yogair hemeva durvarṇaṁ
yogaiḥ—by the rectifying processes; hema—gold; iva—like; durvarṇam—inferior quality; bhāvayiṣyanti—will purify; sādhavaḥ—saintly persons; nirvaira-ādibhiḥ—by practice of freedom from animosity, etc.; ātmānam—the self; yat—whose; śīlam—character; anuvartitum—to follow in the footsteps.
In order to follow in his footsteps, saintly persons will try to emulate his character by practicing freedom from animosity, just as the purifying processes rectify gold of inferior quality.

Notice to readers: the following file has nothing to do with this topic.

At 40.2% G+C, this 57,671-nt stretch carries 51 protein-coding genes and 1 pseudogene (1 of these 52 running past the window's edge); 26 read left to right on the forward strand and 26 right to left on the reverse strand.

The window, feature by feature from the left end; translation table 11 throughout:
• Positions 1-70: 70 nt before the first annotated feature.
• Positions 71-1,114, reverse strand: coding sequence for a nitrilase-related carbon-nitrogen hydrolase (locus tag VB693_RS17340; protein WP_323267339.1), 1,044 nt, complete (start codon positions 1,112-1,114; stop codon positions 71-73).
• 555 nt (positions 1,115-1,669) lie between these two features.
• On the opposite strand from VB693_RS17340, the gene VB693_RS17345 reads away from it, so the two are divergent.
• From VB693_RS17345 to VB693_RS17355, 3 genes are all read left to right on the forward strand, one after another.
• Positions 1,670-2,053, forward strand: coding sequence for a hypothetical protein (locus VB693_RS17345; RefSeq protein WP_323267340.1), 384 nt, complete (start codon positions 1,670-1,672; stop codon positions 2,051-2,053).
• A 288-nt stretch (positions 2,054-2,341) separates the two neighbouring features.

Yoga practice, the process of purifying one’s existential identity, is based mainly on self-control. Without self-control one cannot practice freedom from animosity. In the conditional state, every living being is envious of another living being, but in the liberated state there is an absence of animosity. Prahlāda Mahārāja was tortured by his father in so many ways, yet after the death of his father he prayed for his father’s liberation by the Supreme Personality of Godhead. He did not ask any benediction that he might have asked, but he prayed that his atheistic father might be liberated. He never cursed any of the persons who engaged in torturing him at the instigation of his father.
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